Thirteen years after the Sept. 11, 2001, terrorist attacks, some first responders and rescue workers are still waiting to receive proper care and compensation. From increased rates of cancer and other diseases to a continued failure by lawmakers to pass clear legislation to manage benefits, their burden has mounted with time, as new studies detail the toxic environments they rushed into.
As Americans move forward and look back this Sept. 11, let's remember the sacrifice of those who put their lives on the line that day.
The number of first responders killed on Sept. 11, 2001. Personnel responding to the attack on the Pentagon and to the downed plane in Shanksville, Pennsylvania, all survived.
The number of responders exposed to the highly toxic dust from the wreckage of the World Trade Center towers. It contained asbestos, glass shards, cement and other toxins.
The number of first responders injured.
Firefighters make their way over the ruins and through clouds of smoke at the World Trade Center in New York. Many of the first responders and those who labored at the site in the months following the attacks suffer from respiratory ailments.
The number of materials in each particle of dust from the destroyed towers.
The number of liters of jet fuel combusted in the attack, contributing to the dust cloud.
The pH level of destroyed concrete, which accounted for two-thirds of the total mass of World Trade Center dust. In comparison, ammonia's pH level is 11. In 2006, Environmental Protection Agency scientist Cate Jenkins said dust created by the attack was "as caustic and alkaline as Drano."
A firefighter holds a shovel as he walks through the rubble in the aftermath of the Sept.11 attacks.
The number of rescue workers, including firefighters and EMT personnel, who have cancer.
How much more likely first responders are to be diagnosed with cancer than the general public, according to a federally sponsored study of almost 21,000 World Trade Center rescue and recovery workers.
How much more likely first responders are to be diagnosed with thyroid cancer than the general public.
How much more likely first responders are to be diagnosed with prostate cancer than the general public. Prostate cancer was not covered under the Zadroga Act, which provides testing and treatment for first responders, until last year.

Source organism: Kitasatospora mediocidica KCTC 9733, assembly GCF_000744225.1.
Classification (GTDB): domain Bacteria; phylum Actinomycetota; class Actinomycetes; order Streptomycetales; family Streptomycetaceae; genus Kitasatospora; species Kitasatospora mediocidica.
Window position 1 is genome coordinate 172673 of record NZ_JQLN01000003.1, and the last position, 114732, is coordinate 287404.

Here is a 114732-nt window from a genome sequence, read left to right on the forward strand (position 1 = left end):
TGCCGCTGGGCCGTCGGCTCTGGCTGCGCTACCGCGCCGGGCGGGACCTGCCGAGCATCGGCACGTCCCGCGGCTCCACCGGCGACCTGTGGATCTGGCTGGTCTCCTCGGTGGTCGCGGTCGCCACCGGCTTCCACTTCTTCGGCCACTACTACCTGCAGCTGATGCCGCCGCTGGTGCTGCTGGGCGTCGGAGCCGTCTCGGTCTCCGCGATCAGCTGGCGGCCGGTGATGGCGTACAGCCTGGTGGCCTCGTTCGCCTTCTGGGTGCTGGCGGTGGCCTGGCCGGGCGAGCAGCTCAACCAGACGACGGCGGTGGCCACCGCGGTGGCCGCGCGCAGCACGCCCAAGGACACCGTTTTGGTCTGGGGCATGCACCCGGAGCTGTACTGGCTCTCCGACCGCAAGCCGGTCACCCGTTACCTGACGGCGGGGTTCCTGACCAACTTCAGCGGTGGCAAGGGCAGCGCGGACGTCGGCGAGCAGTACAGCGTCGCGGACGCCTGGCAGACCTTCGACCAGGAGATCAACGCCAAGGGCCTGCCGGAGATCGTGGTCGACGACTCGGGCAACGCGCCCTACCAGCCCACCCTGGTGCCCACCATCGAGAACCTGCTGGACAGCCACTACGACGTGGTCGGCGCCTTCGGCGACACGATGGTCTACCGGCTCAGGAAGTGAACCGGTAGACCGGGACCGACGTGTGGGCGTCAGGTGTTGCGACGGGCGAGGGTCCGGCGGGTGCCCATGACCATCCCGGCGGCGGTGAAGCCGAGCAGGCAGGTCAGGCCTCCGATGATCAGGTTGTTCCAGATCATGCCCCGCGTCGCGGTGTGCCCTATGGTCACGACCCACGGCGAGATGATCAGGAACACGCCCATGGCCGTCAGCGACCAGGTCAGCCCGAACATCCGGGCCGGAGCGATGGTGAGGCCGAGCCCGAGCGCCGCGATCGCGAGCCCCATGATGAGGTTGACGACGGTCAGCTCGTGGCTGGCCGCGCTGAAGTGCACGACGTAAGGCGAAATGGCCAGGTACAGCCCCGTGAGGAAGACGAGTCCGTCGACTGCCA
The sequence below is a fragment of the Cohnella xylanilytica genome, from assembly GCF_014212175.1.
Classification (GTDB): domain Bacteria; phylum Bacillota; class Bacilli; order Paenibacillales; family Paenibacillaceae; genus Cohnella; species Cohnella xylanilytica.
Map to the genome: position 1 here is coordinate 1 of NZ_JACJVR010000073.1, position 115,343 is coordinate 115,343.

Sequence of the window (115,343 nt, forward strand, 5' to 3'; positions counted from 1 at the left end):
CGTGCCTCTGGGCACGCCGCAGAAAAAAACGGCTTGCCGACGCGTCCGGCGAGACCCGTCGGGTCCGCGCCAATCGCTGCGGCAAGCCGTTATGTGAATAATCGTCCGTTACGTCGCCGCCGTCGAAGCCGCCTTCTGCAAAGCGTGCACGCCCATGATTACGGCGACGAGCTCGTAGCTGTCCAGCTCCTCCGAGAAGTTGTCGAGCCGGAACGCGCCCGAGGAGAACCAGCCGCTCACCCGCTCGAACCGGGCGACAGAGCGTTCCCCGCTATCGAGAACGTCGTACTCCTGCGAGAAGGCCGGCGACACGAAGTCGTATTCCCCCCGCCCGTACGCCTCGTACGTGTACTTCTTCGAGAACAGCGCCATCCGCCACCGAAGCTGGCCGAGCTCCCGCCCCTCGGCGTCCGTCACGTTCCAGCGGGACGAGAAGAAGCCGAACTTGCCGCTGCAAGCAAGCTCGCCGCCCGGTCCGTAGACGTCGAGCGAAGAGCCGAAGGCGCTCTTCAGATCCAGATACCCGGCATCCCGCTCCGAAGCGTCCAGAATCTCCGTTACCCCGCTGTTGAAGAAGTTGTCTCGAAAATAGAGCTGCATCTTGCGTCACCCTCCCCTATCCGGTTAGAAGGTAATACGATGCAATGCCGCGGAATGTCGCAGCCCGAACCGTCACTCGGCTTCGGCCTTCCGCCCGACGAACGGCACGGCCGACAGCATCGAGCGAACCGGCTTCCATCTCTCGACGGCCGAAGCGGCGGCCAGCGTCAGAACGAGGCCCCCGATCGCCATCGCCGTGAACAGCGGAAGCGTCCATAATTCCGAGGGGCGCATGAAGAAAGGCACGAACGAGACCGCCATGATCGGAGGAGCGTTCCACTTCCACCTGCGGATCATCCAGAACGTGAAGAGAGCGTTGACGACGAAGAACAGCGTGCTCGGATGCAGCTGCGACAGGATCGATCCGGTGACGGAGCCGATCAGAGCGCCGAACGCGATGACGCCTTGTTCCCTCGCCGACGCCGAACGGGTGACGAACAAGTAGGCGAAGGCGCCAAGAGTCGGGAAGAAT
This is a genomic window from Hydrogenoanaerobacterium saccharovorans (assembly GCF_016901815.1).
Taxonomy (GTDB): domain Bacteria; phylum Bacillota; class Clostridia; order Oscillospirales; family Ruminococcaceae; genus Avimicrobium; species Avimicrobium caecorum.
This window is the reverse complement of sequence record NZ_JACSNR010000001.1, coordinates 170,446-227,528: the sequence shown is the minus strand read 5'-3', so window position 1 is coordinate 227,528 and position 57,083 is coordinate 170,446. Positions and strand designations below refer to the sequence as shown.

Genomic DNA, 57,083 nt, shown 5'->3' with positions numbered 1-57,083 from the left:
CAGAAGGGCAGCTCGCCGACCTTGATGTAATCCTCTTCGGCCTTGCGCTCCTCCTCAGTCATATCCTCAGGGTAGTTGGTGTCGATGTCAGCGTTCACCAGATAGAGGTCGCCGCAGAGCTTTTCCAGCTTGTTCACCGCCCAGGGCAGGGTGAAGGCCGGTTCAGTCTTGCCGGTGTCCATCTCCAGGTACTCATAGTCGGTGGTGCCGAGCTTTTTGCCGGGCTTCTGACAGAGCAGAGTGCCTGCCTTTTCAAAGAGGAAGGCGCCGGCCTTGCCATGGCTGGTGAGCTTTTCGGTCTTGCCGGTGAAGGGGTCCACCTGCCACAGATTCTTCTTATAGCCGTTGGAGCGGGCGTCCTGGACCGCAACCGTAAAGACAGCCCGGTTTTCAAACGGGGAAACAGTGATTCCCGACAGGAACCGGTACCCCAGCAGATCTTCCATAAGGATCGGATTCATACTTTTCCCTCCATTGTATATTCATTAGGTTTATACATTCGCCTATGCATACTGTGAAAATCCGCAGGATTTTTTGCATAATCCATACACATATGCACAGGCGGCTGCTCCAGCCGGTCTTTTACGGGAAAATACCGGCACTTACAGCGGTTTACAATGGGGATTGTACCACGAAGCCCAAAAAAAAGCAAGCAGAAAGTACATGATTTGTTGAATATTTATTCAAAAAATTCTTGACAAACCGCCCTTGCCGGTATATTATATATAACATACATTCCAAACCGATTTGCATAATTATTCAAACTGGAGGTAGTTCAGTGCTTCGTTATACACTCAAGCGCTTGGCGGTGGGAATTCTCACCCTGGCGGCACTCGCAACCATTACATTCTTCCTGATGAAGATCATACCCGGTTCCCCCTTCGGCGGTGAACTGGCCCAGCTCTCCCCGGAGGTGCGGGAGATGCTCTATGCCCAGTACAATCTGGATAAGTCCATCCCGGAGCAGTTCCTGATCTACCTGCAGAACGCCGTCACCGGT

The number of first responders who have died from health complications stemming from their work at Ground Zero, since Sept. 11, 2001, according to estimates.
In 2006, FDNY firefighter John McNamara stands outside Memorial Sloan Kettering Cancer Center, where he was undergoing chemotherapy for cancer he contracted Sept. 11. (Photo by Robert Sabo/NY Daily News Archive via Getty Images)
The number of years it took for the first sick responders to begin receiving payments for health compensation.
The total number of complete registrations submitted to the 9/11 Victims Compensation Fund as of Sept. 8, 2014, according to a program report. At least 91 people from the Pentagon and Shanksville sites also applied to the fund, according to federal officials in 2013. Would-be claimants are required to register for the fund in order to apply for benefits, and applications are reviewed rigorously.
The number of applications for compensation that had been paid, as of Sept. 8, 2014. The mean amount of these payments is $267,915.72.
The number of years until the Zadroga Act expires, unless lawmakers extend the law, which provides health care and compensation to both responders and survivors.
Christine Gonda places a picture of firefighter George Cain at the engraving of his name at the South Pool, during anniversary ceremonies at the site of the World Trade Center on Sept. 11, 2012, in New York.
The approximate number of service dogs that assisted in the search and rescue operation. They would later help in uncovering victims' belongings, such as jewelry, to be returned to victims' families. Studies have indicated that dogs, unlike their human handlers, have not shown signs of any significant health issues from their work.
Moxie and her handler, Mark Aliberti, arrived at the World Trade Center on the evening of Tuesday, Sept. 11, 2001, and searched the site for eight days.